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Discover the Afro Latino Side of Black History Month

Cardinal Innovations Healthcare — February 25, 2021 — 3 min read
The Black Hispanic community, also referred to as Afro Latinos, has a central role in history. Every year, this community celebrates its milestones, challenges and contributions. In North Carolina, several virtual events will be open to the public during February. (Find the details below)

About the Afro Latino Community

The presence of Spanish-speaking Africans in North America goes back to the mid-16th century. Unfortunately, there is very little mention of Afro Latinos in books or other historical records. Most of what we know today about this community has been collected through research and word of mouth.

Arturo Alfonso Schomburg is a very well-known and respected researcher from Puerto Rico. He also identifies as Afro Latino. Schomburg (1874-1938) dedicated his research to learn more about the Afro Latinos' history. The New York Public Library has a building named after him: The Schomburg Center for Research in Black Culture.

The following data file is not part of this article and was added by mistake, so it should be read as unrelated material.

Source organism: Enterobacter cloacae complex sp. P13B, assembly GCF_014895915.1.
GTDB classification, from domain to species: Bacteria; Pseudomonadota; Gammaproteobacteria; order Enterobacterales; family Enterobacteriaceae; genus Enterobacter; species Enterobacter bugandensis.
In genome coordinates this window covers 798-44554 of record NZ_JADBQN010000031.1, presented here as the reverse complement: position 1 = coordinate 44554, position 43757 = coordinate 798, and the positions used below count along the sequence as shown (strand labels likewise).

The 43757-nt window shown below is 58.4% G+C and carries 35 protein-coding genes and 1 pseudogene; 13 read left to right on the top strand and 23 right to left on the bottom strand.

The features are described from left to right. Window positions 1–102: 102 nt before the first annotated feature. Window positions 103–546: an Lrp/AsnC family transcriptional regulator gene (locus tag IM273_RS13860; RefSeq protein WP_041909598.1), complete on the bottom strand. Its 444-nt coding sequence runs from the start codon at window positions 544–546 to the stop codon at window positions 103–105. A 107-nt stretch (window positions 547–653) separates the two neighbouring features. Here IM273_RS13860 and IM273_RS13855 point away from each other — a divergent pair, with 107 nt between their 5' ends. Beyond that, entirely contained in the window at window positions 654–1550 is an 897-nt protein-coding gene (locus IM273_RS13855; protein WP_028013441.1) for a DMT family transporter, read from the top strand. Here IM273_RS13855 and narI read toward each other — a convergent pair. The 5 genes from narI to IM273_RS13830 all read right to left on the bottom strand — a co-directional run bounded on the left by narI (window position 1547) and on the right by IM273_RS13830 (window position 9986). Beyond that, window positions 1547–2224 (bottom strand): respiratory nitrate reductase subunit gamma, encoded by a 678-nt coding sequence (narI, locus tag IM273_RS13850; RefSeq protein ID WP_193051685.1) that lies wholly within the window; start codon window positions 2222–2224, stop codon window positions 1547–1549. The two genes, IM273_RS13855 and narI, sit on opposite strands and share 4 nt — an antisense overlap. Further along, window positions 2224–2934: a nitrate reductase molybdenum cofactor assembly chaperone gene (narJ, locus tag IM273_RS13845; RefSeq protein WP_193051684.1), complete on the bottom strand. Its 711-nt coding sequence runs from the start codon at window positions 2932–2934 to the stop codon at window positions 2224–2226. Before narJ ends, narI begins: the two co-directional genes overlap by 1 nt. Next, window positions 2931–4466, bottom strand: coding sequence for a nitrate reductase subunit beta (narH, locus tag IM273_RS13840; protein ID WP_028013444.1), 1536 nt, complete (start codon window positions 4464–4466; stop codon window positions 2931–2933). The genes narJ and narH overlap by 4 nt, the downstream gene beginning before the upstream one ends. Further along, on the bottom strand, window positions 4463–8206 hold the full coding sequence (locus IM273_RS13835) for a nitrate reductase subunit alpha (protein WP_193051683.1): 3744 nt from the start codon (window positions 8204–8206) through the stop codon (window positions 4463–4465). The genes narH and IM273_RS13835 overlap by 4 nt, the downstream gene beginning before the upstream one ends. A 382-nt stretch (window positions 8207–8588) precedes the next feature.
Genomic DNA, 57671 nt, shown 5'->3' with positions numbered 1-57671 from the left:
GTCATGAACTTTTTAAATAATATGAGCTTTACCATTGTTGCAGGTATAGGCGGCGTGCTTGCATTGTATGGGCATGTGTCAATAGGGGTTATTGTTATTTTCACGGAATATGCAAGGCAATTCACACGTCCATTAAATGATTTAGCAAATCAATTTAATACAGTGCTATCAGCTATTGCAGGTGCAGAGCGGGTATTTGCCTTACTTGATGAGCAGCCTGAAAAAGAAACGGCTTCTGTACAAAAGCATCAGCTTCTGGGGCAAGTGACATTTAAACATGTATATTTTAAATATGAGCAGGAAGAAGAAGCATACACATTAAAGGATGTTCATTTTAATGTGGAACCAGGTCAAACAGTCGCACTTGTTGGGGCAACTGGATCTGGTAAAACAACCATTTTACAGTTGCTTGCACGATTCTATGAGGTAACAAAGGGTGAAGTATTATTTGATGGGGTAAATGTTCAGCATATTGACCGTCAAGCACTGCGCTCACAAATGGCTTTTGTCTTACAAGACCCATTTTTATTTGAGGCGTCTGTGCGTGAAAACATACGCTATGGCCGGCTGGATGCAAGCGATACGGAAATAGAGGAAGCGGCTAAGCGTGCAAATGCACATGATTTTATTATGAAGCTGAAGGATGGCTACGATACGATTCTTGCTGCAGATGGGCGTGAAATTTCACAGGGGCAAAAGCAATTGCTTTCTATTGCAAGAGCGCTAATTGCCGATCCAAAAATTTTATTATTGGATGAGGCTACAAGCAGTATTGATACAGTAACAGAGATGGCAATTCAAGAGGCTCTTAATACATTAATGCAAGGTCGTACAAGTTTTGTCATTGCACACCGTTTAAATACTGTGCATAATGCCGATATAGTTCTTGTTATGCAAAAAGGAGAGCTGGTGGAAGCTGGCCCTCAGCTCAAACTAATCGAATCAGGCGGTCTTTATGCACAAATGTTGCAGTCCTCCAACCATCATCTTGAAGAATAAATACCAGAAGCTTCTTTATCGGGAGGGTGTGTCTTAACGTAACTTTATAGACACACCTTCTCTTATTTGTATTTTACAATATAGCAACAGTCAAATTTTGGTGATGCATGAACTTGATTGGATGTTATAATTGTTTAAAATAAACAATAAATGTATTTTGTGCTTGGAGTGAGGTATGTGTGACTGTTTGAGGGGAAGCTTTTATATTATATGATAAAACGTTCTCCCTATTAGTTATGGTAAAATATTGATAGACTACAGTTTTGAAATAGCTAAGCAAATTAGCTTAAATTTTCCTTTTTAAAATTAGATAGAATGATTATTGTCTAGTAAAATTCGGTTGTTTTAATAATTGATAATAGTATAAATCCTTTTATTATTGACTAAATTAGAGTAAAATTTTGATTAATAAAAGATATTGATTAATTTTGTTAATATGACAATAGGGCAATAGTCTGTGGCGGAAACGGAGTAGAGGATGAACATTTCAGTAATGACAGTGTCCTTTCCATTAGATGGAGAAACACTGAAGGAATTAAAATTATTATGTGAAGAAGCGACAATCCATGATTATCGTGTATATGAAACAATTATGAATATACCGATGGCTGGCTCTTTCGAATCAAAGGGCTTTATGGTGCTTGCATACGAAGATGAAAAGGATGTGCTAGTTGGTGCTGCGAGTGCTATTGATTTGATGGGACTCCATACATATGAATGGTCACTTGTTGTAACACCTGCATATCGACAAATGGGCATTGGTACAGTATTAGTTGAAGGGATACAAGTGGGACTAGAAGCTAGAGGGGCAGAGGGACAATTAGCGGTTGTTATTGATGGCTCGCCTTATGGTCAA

Schomburg was born in Puerto Rico in 1874 to a Black mother and a father of German descent. From a young age, Schomburg often wondered about the lack of African history taught in his classrooms. This led him to become one of the world’s biggest collectors of Black literature, slave narratives, and black artwork. This included findings in different languages, including English, Spanish, Portuguese, French, and others.

Contributions of the Afro Latinos

History shows that Afro-Latinos were present in the United States before its foundation. Black Latinos were here even before the English settlers.

Afro-Latinos have faced big challenges, some shared with the whole Black community throughout history. Some of these challenges include poor access to social and economic resources. However, since its origins, Afro Latinos have contributed to farming, mining, and other key activities. Learn more about the rich history and contributions of Afro Latinos.

The Beauty and Colors of the Afro Latino Heritage

Afro-Latino culture continues to be a strong influence today. As a bicultural group with both African and Hispanic roots, their style is very distinctive. These contributions are enjoyed by millions through music rhythms like salsa and mambo. Poetry and literature also showcase the beauty and colorful power of the Afro Latino tradition. Here are some famous Afro Latinos that have marked history in music, film, sports and military service:

Afro Latinos Virtual Event on February 26

Join a celebration of the Afro Latino heritage during Black History Month. This event will be hosted by the Charlotte Committee of Patriotic Holidays. Here are the details:
  • Friday, February 26 - 7 p.m.
  • Online Live Event. Join here.
For mental health and wellbeing community resources available in Spanish, visit our website.

Image sources: Arturo Alfonso Schomburg, Celia Cruz, Rosie Perez, Mariano Rivera, Esteban Hotesse.
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